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If Love Came Ubidden was first published in Alfred's 1913 book of love poems, Cor Cordium. It also appeared in full, 12 years later, in his anthology, Selected Poems, suggesting it was a favourite of his or his readers, or both. All the love poems in Selected Poems were included in a section titled Love Lyrics.



Widely I've sought you,
   Seeking and hiding,
Roses I've brought you,
   Joys undividing;
Roses for blisses,
   Ribands for binding,
Sweet are the kisses
   Follow the finding.

Often your laughter,
   Rippling through bushes,
Guided me after
   To the tall rushes;
Where you, low-stooping,
   Looked oft behind you,
Fearing yet hoping,
   I should soon find you.

If Love unhidden,
   Spoiled of the seeking,
Came forth unbidden,
   Ripe for the taking,
Who would not mourn him,
   Moved with his mildness,
Pass by, and scorn him,
   After his wildness?



'Lyric', as defined by Francis Turner Palgrave for The Golden Treasury - a popular Victorian anthology of the genre - is a short poem focused on one particular thought or situation. If specially musical and fit to be sung, it would be regarded a song-lyric, which Philip Hobsbaum would expect to be euphonius, melodic and pleasing to the ear, to the point of calling it "lyric word-music".

If Love Came Unbidden fits that bill. Shakespeare's dirge in Cymbeline is one of many by him and others of his time which is an imitation of the Italian canzone. Donne used it and developed it successfully. So did Keats. After a period of generalised neglect, William Blake would revive the interest in Shakespeare's lyrics and the genre, which flourished again in the Romantic period, towards the end of the 18th century.

Alfred Williams set this three-stanza poem to a typically alternating rhyme pattern, in this case the simple ababcdcd. The rhythmic pattern trots as a faultless trochaic + amphibrach (dumdah + dahdumdah) for as long as the hide and seek frolic in the garden goes on - eleven lines to a dot.

By the middle of the second stanza (line 12), however, at the precise moment the view zooms in to the woman in hiding, the stress layout is disturbed completely and pounds out four stressed syllables in one breath - a drum-and-bass translation of the woman's bated breath and pounding heart as she is found among the rushes by her lover in pursuit.

The next threee lines relax the pulse by dregrees: two strong accents together, then a pause inserted between them. Interestingly, the pattern is two identical twin stanzas, except for a minor variation in their fourth line - again drawing attention to that centre axis of the stanza where interest might sag. Either Alfred the poet had an exquisite musical instinct or the form awareness of an interior designer. Or both!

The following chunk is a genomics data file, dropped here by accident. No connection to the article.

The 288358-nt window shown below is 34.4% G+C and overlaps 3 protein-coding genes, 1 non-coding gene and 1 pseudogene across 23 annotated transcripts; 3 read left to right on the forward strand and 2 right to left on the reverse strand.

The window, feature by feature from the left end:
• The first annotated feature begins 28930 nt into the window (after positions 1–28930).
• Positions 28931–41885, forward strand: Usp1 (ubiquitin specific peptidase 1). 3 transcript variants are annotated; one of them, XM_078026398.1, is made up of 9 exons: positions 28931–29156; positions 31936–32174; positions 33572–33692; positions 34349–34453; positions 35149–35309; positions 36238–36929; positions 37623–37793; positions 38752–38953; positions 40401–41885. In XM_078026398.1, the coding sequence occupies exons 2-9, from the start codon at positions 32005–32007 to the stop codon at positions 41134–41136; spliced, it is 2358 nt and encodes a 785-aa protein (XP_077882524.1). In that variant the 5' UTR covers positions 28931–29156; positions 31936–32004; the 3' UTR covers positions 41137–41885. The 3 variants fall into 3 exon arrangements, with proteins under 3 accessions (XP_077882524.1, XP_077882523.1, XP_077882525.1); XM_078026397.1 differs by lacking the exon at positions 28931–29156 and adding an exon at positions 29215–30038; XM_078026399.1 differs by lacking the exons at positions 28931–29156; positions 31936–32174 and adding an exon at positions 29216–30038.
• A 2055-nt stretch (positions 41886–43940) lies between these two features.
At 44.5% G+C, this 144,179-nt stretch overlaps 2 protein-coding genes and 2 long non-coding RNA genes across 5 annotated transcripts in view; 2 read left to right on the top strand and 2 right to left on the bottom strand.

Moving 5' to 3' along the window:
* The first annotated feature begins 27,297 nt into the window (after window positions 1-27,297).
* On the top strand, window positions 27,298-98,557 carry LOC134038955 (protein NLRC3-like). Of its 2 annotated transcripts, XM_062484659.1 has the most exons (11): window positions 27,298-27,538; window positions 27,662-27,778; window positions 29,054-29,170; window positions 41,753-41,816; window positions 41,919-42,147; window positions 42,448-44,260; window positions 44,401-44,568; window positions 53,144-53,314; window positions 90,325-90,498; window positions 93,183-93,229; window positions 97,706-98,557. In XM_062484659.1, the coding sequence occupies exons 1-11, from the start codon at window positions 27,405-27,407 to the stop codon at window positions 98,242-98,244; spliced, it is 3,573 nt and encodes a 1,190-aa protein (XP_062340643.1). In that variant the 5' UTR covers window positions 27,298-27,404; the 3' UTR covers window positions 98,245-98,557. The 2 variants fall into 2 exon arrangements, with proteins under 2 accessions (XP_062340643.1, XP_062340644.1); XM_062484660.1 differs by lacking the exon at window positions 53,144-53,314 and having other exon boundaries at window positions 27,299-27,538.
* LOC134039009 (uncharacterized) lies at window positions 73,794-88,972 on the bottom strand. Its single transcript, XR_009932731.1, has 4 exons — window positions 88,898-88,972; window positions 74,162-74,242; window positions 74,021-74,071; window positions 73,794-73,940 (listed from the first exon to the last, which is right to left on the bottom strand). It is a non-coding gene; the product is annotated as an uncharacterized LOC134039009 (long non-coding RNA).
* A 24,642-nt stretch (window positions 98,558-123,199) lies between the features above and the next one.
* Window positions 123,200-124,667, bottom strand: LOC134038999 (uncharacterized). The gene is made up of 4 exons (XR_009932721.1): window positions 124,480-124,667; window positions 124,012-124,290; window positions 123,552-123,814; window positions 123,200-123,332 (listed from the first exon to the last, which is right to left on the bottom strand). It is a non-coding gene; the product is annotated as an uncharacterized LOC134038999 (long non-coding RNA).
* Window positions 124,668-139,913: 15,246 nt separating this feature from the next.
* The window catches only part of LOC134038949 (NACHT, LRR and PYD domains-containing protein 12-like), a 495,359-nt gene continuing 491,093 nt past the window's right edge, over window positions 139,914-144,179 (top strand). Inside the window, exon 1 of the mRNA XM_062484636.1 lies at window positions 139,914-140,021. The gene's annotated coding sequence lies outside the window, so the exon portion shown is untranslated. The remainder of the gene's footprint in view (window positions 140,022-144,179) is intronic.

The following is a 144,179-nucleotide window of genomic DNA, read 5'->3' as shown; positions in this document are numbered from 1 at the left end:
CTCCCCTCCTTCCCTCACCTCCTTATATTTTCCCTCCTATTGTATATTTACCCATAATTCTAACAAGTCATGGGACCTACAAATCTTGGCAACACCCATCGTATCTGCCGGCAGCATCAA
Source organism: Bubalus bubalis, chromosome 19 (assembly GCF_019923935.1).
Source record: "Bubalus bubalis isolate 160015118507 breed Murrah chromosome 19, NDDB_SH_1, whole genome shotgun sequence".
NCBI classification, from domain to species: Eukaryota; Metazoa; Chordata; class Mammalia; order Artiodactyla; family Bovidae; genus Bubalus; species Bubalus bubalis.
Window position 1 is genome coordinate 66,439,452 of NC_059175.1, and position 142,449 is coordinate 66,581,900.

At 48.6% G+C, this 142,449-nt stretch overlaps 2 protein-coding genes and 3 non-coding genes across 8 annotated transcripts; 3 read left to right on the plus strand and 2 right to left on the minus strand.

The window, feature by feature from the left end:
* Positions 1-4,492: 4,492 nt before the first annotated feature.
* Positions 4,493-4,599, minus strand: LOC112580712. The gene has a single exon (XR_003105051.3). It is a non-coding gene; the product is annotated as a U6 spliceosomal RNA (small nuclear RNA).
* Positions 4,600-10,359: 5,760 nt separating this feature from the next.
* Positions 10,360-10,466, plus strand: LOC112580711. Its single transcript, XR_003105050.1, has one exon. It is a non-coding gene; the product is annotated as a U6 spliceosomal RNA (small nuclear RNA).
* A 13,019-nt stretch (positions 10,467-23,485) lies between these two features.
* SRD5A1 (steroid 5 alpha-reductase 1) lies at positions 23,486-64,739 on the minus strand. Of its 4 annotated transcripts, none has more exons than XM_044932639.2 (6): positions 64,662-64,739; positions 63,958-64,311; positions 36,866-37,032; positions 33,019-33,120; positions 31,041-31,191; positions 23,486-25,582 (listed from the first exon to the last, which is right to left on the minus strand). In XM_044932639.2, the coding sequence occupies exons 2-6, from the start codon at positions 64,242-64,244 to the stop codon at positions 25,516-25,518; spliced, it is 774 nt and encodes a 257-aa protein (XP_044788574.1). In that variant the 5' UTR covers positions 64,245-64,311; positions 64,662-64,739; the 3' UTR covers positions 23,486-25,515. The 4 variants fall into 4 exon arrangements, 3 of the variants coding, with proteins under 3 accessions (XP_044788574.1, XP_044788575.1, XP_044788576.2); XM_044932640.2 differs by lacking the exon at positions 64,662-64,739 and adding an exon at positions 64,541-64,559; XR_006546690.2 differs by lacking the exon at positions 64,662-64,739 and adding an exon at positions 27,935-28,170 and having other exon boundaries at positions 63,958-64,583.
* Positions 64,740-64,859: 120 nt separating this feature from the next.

As in a musical performance, the rhythm section does the background heartbeat for the ensemble of melodic instruments. The tunes played by vowels and consonants provide the texture for the sound structure.

End-of-line rhymes are mostly obvious and easy to pick up, especially when they are as strong as kisses/blisses, binding/finding, laughter/after. However, there is a subtle handling of the rhyme working in co-operation with the rhythm. At that critical point of the middle stanza, the fast-tied rhyme suddenly loosens to a slant rhyme where only the weak last consonants and vowel properly rhyme: bushes/rushes; stooping/hoping, and in the next stanza, seeking/taking. It keeps it from cloying.

Other rhyming effects weave through the poem in the form of alliterations (follow/finding, mourn/move/mildness, would/with/wildness) and pararhymes (ribbands/binding/undiving/after/oft).

But the poem is not all sound fireworks. The form fleshes out the meaning credibly, not as superfluous padding. In the last stanza of his The Garden Of Love, William Blake bemoaned how a well-loved garden has been turned into a churchyard:

And I saw it was filled with graves,
And tombstones where flowers should be,
And priests with black gowns were walking their rounds
And binding with briars my joys and desires.


We have no way of knowing if Blake's lyric echoed in the back of Alfred's mind, but both have chosen a garden as the symbolic setting for romantic love. Whether coincidentally, accidentally or intentionally, Alfred has used some of the same lexic - binding and joy, the reference to flowers and, earlier, rushes. But while Blake's poem is employed as complaint against formalised legalistic religion, Alfred's concern is with the follies of sensual love.

His approach to the loved woman is, to start with, an earnest and committed offering for passionate unity; he brings joys undividing/roses for blisses/ribbands for binding, is full of expectations and promise - follow the finding - but sees himself drawn into a game of giddy flirtation that sends mixed signals: he is all keen, she is low-stooping, undecided between fear and hope.

Strained and weary of the game (spoiled of the seeking), the poet takes a step back to consider how worthy of scorn it would be to let oneself loose - if love... came forth unbidden - and wildy abandon oneself to a passion with no guarantees, the unbidden or unrequested love mentioned in the first line of the last stanza.

The smoothly turned jog of the poem is not without its conceits, as seen in the advantage taken of the different meanings of unbidden, and the antithetic oppositions which Alfred so favoured - seeking/hiding, tall/low-stooping, fearing/hoping, mildness/wildness, moved/mourn/scorn - that serve to express the tensions suffered by the poet.

Introducing Cristina Newton



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